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FRANCIS LANCELOTT, ESQ. Queens of England. Vol.1.


Sir John Froissart's Chronicles of England, France, Spain and the Ajoining Countries from the latter part of the reign of Edward II to the coronation of Henry IV in 12 volumes 

Chronicles of Enguerrand De Monstrelet (Sir John Froissart's Chronicles continuation) in 13 volumes 

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Queens of England. Vol.1.
page 438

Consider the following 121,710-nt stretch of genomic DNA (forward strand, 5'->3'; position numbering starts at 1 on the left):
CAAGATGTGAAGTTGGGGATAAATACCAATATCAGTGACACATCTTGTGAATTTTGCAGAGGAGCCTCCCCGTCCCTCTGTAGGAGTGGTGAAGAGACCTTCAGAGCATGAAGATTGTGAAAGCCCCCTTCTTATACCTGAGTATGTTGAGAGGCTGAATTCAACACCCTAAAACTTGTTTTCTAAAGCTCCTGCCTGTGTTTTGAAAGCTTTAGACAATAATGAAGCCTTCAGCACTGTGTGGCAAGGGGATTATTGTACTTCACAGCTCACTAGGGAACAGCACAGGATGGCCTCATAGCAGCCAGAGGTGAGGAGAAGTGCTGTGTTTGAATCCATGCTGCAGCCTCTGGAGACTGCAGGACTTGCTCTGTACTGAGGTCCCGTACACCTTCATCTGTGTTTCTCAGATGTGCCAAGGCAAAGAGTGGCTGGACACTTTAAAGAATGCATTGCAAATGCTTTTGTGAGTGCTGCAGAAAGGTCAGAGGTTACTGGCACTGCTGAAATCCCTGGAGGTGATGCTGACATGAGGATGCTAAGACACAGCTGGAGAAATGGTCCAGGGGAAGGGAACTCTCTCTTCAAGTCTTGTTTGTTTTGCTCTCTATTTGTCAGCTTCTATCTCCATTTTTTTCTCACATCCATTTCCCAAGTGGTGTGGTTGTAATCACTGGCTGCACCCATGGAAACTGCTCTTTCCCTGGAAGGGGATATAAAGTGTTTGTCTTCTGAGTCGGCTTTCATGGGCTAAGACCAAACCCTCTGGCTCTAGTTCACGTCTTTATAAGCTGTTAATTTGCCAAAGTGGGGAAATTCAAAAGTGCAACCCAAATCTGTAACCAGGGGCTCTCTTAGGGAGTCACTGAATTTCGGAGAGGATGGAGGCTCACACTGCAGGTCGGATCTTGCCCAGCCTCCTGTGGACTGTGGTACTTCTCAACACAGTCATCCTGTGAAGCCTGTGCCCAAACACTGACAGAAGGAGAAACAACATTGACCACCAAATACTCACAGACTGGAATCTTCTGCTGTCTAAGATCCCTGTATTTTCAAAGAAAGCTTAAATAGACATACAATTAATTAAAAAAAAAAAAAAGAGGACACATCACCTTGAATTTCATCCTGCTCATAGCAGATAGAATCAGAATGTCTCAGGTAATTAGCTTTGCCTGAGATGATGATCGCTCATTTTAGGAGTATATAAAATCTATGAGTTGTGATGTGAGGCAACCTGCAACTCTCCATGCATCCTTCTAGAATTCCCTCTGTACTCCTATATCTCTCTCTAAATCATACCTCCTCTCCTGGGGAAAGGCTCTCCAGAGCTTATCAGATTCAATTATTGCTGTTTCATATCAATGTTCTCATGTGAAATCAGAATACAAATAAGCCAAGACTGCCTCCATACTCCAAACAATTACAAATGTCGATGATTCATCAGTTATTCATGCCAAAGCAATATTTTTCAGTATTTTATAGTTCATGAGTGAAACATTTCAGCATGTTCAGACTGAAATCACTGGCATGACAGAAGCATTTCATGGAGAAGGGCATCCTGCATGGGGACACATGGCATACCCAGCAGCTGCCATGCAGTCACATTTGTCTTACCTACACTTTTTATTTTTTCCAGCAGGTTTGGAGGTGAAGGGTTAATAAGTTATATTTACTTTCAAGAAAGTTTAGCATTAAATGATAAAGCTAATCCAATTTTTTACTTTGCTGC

disposal of so heartless and despotic a conjugal lord ; and after some fruitless efforts on the part of her brother's ambassadors, the matter dropped through, and she continued to dwell in single blessedness, rejoicing at her good fortune in having dashed from her brow that crown which to her had proved a thorny one, which had already led two of her successors into the paths of trouble and misery, and brought Anne Boleyn and Katherine Howard to the block. From this period we have little to record of Anne. Her existence was tame and placid to a fault. Her highest ambition, it would appear, was to eat, drink, sleep, and discharge her debts with her easily obtained dower. If such conduct as this in a princess is to be lauded as a virtue—if a negative existence is the best of existences—if wealth, birth, influence owe no duty to the cause of advancement, of humanity, and of charity, then, and only then could Anne of Cleves have been, as some writers have asserted, a "lady of exalted qualities and virtues, and commendable regard." In August, 1543, Anne had to mourn tbe loss of her mother ; and after the death of her husband, Henry tbe Eighth, in 1547, she was annoyed by the mu tations to which the new government chose to subject her property. She formed sincere friendships with the Prin cesses Mary and Elizabeth, and appeared in public for the last time in Queen Mary's coronation procession, when she and Elizabeth rode in the same car riage. After the death of Henry the Eighth, Anne spent much of her time at Hartford and at Chelsea. At each of these places she had splendid residences, and it was at the latter that she expired of a lingering illness, on the seventeenth of July, 1557, and in the forty-first year of her age. By her will, which she made a few days before her demise, she bequeathed various sums to all her servants and at tendants ; a gold ring each to the Duke and Duchess of Cleves, to her sister Emily, to the Duchess of Suffolk, to the Countess of Arundel, and to the Lords Paget and "Waldeck, and her best jewel to Queen Mary, and the next best to the Princess Elizabeth. She professed to die a Catholic, and desired that for the well-being of her soul, all her debts should be paid, that her body should be buried according to Queen Mary's pleasure, and should have the suffrages of holy church according to the Catholic faith. Thus Anne of Clevcs, although she came to England a Lutheran, died a Catholic ; but when she changed, her faith, or what circumstance induced her so to do, our diligent research has not enabled us to discover. She was buried at Westminster Abbey, near the high altar, and at the head of King Sebert, and her funeral was performed with becoming pomp. On the third of August, a rich hearse with seven palls being prepared in the Abbey, her body was conveyed thither in procession. After the priests, clerks, and monks with the crosses, came Bishop Bonner, with the Abbot of Westminster, followed by Sir Edmund Peckham, Sir Richard Preston (two of Anne's executors), the Lord Admiral, Lord Darcy, and numerous knights and esquires. Behind, there came the gentlemen of Anne's household, and the chariot containing her bier, on each side of which rode four heralds with white silken flags, as an emblem that she had lived and died a virgin, and twelve banners, some of arms, some of white taffeta, richly wrought with gold forming the rear. At Charing cross, the procession was met by Anne's servants clad in mourning, and bearing an hundred lighted torches. At the Abbey door all the horsemen alighted, and the corpse, after Bishop Bonner had censed it, was carried in under a canopy of black velvet, and placed under the hearse. Dirge was then sung, and throughout the night, the bier, surrounded by burning tapers, was watched by the mourners. The next day, after requiem had been sung, a sermon preached, and mass said, the body was again censed by Bishop Bonner and the Abbot of Westminster, and immediately afterwards consigned with due solemnity to its final resting-place. After Anne's principal officers had broke their rods and staves, and cast them into her grave, and made their mass-ofFering,

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